And no, before you ask, they are not paying me any commission!

Monday, November 08, 2010

From shed to warehouse

We live a very dull and sheltered life here in Galicia, where simple things (such as renovating an old outbuilding),  become just a little more exciting and important than they probably should. To give you an example, the highlight of our weekend could be a visit the town centre of Barrantes to watch the traffic lights change or perhaps a visit to the local supermarket...... as you may surmise, not much happens here in this quiet corner of Spain, and more especially in winter!

What I guess I am trying to say is that you're probably all quite bored with my story of rebuilding our 'garden shed', but I did at least felt compelled to bring this tale to some sort of logical conclusion.

Above, you can see the rather dramatic transformation - from a pretty run down, delapidated storage area, with old wooden beams, exposed brick walls and a leaky roof, into something altogether a bit more modern, weatherproof and presentable.

It all goes to show that our work here is not always as glamourous as you might think!

Friday, November 05, 2010

Castro Martin - the mother of all bodegas

A few years ago Bodegas Castro Martin celebrated 25 years in it's current location (built in 1981, first vintage in 1982), although Angela's family had been vinifying albariño for generations before that.

In 2010 Galicia's largest and best known co-operative Martin Codax also celebrated 25 years since their foundation, back in the year 1985. To celebrate this special anniversary they published a magazine which included a lengthy article written by the co-op's first President - Manuel Noya Figueroa.

Imagine our delight to read in this article an acknowledgement of the help given by Castro Martin in the birth of Martin Codax, and therefore in the development of the denomination as a whole.

We have always been very proud of the foresight shown by Angela's father Domingo Martin Morales in building one of the first 'industrial' sized bodegas in the area - also the first to incorporate stainless steel tanks for wine storage in Rias Baixas. Very few people will realise however, that these futuristic facilities were also utilized by what was to become, the regions biggest co-operative.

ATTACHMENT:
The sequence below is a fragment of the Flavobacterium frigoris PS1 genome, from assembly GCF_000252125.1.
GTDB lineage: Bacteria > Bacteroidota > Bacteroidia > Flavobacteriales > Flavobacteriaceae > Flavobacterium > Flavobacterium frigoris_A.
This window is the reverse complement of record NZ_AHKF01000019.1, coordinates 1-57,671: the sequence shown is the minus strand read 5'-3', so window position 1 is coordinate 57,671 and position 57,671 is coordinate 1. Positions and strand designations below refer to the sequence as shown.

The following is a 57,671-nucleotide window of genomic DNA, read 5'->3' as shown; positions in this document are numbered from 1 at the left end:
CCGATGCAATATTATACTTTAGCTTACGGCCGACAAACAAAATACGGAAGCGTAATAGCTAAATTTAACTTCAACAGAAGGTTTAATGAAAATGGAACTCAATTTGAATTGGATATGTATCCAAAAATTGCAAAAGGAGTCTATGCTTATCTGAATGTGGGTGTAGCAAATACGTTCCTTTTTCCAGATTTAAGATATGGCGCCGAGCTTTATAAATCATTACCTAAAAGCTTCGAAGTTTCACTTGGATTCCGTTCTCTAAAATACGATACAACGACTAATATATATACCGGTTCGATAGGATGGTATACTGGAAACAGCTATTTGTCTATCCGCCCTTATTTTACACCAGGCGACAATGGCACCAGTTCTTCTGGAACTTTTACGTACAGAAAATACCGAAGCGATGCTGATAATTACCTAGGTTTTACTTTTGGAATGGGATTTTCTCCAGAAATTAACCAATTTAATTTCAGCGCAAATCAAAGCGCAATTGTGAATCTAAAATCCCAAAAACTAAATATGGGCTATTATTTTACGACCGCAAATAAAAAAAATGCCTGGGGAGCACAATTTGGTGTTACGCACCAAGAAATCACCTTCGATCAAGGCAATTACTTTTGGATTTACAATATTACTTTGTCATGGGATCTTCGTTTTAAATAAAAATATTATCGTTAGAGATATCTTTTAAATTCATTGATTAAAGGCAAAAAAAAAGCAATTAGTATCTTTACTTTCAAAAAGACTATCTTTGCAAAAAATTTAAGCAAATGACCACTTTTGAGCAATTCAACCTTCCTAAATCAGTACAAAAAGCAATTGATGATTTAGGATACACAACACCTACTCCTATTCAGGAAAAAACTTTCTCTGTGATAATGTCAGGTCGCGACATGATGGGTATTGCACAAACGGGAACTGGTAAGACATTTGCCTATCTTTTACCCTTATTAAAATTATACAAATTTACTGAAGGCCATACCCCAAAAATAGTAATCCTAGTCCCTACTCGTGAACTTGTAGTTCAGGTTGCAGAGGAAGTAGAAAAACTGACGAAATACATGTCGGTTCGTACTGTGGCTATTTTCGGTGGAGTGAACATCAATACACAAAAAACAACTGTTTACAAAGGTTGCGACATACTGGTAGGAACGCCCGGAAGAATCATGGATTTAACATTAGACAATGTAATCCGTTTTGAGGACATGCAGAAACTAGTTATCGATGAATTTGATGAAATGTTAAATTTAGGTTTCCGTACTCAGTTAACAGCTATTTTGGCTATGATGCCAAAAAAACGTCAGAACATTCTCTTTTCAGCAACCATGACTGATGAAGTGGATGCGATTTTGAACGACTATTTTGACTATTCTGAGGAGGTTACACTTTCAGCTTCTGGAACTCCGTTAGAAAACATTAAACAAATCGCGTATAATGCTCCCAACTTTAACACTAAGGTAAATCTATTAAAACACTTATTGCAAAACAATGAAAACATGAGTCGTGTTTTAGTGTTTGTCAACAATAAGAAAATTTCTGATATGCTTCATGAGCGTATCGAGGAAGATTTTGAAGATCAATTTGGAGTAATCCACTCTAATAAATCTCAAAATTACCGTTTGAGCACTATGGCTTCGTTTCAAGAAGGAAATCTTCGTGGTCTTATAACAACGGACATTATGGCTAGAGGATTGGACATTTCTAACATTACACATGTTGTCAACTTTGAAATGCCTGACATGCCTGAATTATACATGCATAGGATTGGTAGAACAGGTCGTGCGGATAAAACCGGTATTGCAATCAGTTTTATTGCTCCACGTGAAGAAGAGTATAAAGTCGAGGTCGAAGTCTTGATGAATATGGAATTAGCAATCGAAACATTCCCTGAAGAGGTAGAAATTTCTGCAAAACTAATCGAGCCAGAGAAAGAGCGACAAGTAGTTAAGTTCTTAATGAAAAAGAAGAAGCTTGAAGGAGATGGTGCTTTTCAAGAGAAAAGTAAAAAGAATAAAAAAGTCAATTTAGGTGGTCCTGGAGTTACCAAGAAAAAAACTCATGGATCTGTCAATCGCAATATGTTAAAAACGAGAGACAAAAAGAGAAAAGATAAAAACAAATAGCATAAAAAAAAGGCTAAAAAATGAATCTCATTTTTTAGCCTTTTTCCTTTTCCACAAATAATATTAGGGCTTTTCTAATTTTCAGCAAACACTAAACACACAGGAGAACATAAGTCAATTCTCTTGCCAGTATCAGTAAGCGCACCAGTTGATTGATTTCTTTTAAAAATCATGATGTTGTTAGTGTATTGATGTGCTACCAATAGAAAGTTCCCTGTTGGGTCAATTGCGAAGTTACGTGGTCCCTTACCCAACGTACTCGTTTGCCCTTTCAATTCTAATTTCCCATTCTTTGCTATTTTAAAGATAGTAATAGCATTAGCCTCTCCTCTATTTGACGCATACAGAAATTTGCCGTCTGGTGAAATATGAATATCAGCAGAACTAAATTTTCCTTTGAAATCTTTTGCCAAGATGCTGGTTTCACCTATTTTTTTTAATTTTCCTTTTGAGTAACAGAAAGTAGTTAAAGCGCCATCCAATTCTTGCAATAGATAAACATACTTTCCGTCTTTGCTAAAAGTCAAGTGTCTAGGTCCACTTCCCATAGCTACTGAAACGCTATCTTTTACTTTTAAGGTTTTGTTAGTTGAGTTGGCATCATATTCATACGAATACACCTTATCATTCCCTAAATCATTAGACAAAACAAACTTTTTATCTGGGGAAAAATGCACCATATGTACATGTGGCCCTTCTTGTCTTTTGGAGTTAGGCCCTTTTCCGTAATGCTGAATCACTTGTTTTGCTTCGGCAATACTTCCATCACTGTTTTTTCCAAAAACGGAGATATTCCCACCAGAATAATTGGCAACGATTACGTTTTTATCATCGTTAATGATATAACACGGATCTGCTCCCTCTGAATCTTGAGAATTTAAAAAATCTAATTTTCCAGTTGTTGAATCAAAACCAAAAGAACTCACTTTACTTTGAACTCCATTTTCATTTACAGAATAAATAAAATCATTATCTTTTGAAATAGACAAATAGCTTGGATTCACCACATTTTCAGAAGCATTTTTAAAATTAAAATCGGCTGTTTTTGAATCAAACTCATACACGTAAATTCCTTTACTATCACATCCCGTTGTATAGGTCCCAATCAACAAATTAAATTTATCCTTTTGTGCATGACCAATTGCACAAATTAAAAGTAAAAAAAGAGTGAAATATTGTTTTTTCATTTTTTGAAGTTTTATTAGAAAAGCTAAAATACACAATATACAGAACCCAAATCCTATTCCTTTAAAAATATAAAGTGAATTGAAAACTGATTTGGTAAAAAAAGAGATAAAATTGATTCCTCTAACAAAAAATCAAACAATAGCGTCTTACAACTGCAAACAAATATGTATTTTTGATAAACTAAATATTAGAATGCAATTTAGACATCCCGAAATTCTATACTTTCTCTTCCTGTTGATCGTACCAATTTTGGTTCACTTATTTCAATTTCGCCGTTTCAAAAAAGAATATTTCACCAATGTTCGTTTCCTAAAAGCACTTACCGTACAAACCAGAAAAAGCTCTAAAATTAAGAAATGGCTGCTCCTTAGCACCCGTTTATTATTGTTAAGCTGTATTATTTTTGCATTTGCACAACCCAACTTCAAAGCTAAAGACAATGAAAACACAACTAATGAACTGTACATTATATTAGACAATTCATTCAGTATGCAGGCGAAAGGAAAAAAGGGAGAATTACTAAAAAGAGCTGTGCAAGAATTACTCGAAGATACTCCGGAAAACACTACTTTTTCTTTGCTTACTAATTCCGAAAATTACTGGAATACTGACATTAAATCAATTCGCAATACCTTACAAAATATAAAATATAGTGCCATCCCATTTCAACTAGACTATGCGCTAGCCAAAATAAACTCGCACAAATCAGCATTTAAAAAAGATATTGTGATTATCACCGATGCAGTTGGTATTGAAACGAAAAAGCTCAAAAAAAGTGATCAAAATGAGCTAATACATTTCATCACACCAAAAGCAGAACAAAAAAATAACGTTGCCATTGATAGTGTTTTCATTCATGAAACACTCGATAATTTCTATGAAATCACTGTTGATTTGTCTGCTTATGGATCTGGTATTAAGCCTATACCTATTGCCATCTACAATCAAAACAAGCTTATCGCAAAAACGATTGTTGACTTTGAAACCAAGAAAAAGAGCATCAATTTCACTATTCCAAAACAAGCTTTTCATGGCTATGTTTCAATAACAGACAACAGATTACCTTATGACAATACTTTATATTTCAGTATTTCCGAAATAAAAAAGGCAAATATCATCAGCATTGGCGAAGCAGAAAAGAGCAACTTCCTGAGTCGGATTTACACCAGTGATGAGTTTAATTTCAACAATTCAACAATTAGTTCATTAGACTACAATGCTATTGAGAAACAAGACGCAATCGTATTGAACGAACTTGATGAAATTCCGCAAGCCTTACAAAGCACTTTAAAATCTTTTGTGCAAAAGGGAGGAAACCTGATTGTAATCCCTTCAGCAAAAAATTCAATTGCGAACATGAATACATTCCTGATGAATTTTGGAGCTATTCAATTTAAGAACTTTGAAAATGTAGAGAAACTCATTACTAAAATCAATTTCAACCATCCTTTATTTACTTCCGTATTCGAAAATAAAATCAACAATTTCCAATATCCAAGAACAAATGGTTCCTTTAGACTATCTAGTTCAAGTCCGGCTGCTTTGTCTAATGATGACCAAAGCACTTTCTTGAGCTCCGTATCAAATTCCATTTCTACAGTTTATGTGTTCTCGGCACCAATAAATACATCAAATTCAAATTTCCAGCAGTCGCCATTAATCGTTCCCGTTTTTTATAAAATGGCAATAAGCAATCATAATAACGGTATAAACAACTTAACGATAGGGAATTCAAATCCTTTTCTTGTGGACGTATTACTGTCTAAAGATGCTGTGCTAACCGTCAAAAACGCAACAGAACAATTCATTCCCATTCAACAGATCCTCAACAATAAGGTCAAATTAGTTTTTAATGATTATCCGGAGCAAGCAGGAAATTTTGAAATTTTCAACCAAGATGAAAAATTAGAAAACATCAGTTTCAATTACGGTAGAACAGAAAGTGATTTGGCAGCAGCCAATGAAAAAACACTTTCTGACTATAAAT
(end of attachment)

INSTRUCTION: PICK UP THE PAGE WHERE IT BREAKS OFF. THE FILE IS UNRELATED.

Before the building of Martin Codax was completed, their first vintage was bottled by hand and then transported to Castro Martin in cars and small trucks to be corked (obviously the prevention of oxidation was less of a priority at that time)!

I should also mention that in 1985 Castro Martin was already an established name in the area, and Angela believes that it was not a co-incidence that this new co-operative decided to incorporate the name Martin in their brand......

Thursday, November 04, 2010

Construcciones Castro Martin S.L.

Yet more building work..... if it isn't laying concrete or adding a new roof, then it might be putting up a new cattle shed - you can't say that our work is not varied!

Yes, this week our guys are busy building yet another shed, but this time in the corner of our Pazo vineyard. It's not for keeping our tractor, but it is for housing our new grass cutting equipment - a small flock of sheep.

I often make mention of the fact that we do not use herbicides, preferring instead to let the grass grow between the vines and cutting it manually (keeping our practices as eco-friendly as possible). Now we are taking this a step further, by introducing a handful of sheep to graze under the pergolas during the winter months. Not only will this help to keep the grass down, but it may also add a little natural fertilizer to the soil!

There are other bodegas that already do this, but then one of the fundamental pre-requisites is that you need a fully enclosed vineyard. Naturally our 'Pazo' vineyard qualifies admirably and is completely 'walled' as its name implies (similar to 'Clos' in French), making a perfect pasture. There is another bodega, local to us, that uses geese instead of sheep, and this seems to work pretty well, so we shall see....

No doubt I will keep you informed as to how this experiment works out.